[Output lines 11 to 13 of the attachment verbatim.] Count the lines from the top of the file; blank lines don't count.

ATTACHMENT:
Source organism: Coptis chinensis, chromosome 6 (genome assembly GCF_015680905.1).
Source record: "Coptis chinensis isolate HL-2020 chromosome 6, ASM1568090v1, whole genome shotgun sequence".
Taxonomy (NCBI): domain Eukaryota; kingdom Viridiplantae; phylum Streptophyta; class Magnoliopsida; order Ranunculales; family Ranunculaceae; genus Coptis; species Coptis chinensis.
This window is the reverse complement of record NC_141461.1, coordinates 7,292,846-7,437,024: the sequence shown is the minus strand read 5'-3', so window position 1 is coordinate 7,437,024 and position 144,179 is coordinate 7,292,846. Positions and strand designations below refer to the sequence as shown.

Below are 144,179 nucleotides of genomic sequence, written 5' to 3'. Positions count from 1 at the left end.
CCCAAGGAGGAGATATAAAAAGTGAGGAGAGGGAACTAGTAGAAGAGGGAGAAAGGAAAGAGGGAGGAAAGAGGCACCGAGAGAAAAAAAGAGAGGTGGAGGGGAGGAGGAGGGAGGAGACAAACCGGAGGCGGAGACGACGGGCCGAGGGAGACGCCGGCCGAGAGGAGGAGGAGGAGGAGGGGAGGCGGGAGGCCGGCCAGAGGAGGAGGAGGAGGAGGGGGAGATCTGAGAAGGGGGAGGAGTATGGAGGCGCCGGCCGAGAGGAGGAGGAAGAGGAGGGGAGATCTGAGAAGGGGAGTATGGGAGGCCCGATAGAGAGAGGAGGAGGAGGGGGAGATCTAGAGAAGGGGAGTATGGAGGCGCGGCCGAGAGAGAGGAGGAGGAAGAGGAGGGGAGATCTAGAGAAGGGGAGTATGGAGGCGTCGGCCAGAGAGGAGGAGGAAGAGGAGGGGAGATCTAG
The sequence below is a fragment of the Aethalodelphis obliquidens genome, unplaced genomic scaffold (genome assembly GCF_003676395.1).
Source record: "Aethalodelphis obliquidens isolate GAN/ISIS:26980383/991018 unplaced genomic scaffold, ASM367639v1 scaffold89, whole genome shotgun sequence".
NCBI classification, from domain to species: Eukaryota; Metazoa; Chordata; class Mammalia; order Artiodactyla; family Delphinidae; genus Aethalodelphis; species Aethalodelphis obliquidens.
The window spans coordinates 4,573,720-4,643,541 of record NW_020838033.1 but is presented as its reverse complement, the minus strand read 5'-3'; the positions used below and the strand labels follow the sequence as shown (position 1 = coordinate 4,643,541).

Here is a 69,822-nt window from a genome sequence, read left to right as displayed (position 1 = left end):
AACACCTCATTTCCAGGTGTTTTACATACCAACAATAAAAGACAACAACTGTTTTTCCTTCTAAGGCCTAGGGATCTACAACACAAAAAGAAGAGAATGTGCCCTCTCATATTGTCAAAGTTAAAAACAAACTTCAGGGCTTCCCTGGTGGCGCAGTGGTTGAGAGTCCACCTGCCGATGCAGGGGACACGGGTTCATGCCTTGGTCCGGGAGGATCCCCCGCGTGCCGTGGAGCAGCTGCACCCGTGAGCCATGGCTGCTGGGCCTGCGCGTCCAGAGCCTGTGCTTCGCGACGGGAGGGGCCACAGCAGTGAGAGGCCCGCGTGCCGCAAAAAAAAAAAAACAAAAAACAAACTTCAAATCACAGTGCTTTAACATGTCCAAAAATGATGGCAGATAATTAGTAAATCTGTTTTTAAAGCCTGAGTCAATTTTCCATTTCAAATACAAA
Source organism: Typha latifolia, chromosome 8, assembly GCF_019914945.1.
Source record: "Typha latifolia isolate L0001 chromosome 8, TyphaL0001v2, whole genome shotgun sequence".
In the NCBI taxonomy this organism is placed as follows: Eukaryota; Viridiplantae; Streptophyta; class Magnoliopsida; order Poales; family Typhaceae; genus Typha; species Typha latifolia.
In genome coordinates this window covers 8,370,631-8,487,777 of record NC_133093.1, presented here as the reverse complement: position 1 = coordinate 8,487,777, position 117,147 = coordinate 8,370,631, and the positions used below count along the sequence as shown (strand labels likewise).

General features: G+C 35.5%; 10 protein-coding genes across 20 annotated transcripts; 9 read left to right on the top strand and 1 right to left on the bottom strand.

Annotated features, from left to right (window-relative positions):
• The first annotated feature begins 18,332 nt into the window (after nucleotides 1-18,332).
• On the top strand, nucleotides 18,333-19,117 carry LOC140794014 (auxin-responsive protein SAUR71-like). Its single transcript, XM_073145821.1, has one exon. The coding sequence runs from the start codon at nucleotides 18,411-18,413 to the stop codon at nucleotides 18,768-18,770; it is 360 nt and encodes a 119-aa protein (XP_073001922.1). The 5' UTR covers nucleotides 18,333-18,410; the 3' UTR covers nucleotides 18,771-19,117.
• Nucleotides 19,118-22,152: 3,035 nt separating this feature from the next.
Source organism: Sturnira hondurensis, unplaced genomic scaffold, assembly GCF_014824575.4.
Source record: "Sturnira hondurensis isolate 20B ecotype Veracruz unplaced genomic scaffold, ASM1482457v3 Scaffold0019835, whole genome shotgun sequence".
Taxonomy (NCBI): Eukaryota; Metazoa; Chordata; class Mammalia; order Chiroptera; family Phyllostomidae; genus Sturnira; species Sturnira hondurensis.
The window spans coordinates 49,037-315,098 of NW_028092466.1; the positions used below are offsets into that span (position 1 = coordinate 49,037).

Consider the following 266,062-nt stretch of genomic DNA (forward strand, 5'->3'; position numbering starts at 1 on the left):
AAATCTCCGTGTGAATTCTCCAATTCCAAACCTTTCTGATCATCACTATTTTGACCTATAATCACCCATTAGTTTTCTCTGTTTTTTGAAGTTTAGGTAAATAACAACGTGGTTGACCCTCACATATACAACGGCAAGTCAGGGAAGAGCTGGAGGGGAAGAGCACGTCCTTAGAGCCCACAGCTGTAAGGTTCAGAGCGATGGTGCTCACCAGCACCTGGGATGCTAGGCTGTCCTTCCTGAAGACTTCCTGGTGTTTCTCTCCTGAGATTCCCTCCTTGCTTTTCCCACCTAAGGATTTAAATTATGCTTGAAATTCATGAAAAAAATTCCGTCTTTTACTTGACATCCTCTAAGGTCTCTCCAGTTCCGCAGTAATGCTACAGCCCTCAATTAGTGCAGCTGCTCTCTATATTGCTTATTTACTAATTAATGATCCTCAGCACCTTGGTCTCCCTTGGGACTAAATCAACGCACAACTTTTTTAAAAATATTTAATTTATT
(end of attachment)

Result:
Here is a 69,822-nt window from a genome sequence, read left to right as displayed (position 1 = left end):
AACACCTCATTTCCAGGTGTTTTACATACCAACAATAAAAGACAACAACTGTTTTTCCTTCTAAGGCCTAGGGATCTACAACACAAAAAGAAGAGAATGTGCCCTCTCATATTGTCAAAGTTAAAAACAAACTTCAGGGCTTCCCTGGTGGCGCAGTGGTTGAGAGTCCACCTGCCGATGCAGGGGACACGGGTTCATGCCTTGGTCCGGGAGGATCCCCCGCGTGCCGTGGAGCAGCTGCACCCGTGAGCCATGGCTGCTGGGCCTGCGCGTCCAGAGCCTGTGCTTCGCGACGGGAGGGGCCACAGCAGTGAGAGGCCCGCGTGCCGCAAAAAAAAAAAAACAAAAAACAAACTTCAAATCACAGTGCTTTAACATGTCCAAAAATGATGGCAGATAATTAGTAAATCTGTTTTTAAAGCCTGAGTCAATTTTCCATTTCAAATACAAA
Source organism: Typha latifolia, chromosome 8, assembly GCF_019914945.1.